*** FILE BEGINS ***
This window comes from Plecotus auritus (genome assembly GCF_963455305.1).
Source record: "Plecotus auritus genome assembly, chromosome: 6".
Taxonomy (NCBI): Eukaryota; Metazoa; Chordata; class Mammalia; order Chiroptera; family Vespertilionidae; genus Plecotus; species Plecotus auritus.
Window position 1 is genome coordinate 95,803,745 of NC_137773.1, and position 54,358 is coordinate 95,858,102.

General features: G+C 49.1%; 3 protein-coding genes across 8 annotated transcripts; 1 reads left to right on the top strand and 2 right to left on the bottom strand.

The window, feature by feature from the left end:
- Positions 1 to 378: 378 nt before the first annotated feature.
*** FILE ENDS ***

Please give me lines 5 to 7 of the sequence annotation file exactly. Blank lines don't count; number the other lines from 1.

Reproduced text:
General features: G+C 49.1%; 3 protein-coding genes across 8 annotated transcripts; 1 reads left to right on the top strand and 2 right to left on the bottom strand.

The window, feature by feature from the left end:
- Positions 1 to 378: 378 nt before the first annotated feature.